Sure, road trips can be fun, but lets admit it – that they can also be filled with unpleasant factors like screaming kids, constant bathroom breaks, and back pain. Back pain in the car is very common amongst both passengers and drivers, and can be triggered by something as simple as the position of your buttocks or legs.
It is common knowledge that sitting for long periods of time is very painful for people who suffer from back pain. Therefore, riding for long periods of time is not an easy and pain-free feat. Know your limits when riding, and know when it’s time for a break . Otherwise, use the below tips and techniques from everydayhealth.com to help manage your back pain while driving.
8 Ways to Handle Back Pain on the Road
- Use lumbar support. It can be something simple, like a rolled-up towel or a cushion specially designed for support. Just be sure it’s properly placed, at about belt level.
- Move your seat forward. It helps to get as close to the steering wheel as you can without becoming uncomfortable. Being this close prevents you from slouching, and also keeps you from straining to reach the pedals.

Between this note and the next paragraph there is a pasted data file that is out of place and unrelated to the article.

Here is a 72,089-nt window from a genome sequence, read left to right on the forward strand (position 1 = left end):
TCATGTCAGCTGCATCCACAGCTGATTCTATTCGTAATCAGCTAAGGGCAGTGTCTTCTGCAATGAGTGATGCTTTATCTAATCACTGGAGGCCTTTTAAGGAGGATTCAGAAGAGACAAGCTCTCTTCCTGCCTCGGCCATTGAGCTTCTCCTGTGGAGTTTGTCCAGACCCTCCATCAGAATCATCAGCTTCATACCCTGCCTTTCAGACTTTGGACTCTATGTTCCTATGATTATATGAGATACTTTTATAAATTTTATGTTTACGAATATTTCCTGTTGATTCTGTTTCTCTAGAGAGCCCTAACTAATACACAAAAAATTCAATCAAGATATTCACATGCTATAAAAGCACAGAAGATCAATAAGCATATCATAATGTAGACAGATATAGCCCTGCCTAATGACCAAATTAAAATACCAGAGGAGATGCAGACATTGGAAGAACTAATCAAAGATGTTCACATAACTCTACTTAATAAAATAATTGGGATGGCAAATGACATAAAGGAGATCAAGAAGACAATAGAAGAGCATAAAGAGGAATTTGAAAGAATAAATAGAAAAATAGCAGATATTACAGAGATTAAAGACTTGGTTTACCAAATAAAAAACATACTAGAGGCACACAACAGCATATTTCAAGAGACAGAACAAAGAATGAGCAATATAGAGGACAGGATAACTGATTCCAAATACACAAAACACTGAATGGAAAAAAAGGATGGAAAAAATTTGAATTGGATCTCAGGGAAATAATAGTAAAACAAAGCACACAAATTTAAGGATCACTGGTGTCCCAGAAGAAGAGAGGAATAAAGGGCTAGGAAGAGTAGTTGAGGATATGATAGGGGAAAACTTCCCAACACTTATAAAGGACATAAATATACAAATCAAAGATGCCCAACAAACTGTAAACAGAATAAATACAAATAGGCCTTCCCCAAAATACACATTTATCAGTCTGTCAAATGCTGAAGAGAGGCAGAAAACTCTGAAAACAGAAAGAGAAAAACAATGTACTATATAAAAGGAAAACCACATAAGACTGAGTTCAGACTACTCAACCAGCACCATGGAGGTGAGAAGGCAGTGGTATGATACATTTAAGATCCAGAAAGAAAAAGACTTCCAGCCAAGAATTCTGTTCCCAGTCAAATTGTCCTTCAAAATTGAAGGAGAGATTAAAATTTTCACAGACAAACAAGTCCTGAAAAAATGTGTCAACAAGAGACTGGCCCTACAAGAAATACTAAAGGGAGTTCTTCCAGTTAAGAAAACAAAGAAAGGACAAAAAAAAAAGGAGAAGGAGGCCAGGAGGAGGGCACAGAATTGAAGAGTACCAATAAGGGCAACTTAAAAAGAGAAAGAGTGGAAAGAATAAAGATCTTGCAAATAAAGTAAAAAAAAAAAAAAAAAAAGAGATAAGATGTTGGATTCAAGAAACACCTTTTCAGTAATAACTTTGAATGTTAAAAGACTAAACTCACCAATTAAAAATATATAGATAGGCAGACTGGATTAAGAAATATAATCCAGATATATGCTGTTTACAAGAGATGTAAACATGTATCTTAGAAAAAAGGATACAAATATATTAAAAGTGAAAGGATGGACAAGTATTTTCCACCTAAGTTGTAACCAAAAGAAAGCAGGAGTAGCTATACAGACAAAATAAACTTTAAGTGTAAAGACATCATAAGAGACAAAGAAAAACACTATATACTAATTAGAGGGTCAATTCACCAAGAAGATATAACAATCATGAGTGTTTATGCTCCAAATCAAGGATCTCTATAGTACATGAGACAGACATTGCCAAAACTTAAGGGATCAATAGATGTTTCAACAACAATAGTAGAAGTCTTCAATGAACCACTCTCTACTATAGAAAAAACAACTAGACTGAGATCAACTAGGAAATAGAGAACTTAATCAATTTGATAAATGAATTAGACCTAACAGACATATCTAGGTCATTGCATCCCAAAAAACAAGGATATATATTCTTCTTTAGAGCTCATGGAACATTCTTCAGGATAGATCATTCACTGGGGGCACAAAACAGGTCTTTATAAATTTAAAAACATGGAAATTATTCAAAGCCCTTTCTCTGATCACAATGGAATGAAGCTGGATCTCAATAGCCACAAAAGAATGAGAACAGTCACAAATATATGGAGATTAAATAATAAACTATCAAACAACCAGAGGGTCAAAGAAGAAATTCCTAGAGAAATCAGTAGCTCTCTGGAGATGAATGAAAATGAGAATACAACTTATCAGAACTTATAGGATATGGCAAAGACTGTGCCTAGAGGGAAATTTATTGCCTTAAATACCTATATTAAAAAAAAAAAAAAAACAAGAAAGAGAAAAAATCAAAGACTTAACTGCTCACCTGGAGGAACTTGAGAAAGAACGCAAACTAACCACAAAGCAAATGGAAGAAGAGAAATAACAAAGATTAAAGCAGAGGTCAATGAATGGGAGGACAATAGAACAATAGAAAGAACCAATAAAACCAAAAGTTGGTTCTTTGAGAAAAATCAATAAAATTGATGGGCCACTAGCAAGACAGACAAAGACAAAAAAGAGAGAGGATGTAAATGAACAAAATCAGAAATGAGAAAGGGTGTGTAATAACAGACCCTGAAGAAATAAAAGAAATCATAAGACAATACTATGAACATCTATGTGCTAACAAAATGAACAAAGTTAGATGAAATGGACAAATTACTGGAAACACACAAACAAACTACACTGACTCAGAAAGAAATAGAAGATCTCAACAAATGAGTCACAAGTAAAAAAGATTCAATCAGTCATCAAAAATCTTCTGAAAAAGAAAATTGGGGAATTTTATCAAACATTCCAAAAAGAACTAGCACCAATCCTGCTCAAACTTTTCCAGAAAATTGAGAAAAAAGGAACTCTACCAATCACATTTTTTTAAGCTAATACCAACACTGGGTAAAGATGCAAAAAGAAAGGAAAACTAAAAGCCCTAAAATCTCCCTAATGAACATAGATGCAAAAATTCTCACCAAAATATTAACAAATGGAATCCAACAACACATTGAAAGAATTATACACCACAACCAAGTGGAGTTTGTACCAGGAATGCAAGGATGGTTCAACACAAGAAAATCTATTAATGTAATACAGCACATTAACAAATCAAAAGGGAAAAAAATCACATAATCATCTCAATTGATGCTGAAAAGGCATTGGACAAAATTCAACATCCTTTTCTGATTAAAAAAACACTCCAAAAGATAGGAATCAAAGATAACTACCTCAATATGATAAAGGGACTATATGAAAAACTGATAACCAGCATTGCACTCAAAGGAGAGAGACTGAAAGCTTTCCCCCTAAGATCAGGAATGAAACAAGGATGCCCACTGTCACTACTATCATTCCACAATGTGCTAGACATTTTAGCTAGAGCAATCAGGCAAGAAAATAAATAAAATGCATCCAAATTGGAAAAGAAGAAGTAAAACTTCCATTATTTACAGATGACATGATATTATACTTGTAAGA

- Angle your seat. The back of your seat should be adjusted to an angle of about 100 to 110 degrees to allow you to sit properly.
- Go cruising. If your car has cruise control, use it — if it’s safe to do so. This allows you to put both feet on the floor for short periods and distribute your weight more evenly.
- Stretch it out. Stop as often as you can, preferably every half hour or so, to get out of the car and stretch.
- Ice it down. If you still have back pain while driving, stop for a stretch and put an ice pack against your back when you’re sitting. There are disposable/portable ice and heat packs available for purchase, so if you have a few on hand, you can alternate heat and cold every 20 minutes or so.
- Adjust your steering stance. Researchers have looked into the best way to position yourself at the steering wheel if you have back pain. It used to be that new drivers were taught to hold their steering wheel at the 10 o’clock and 2 o’clock positions. But, with the advent of airbags, research has found that your hands should be at 9 o’clock and 3 o’clock. This allows you to rest your elbows on the armrests, which can help ease pain, especially in the upper back.
- Heat your seat. If your car doesn’t have heated seats, many stores sell heated seat covers that can be placed on the driver’s seat.
In the end, whether you are a road warrior for work, or getting your kicks on Route 66, these tips can help you better manage your back pain while driving.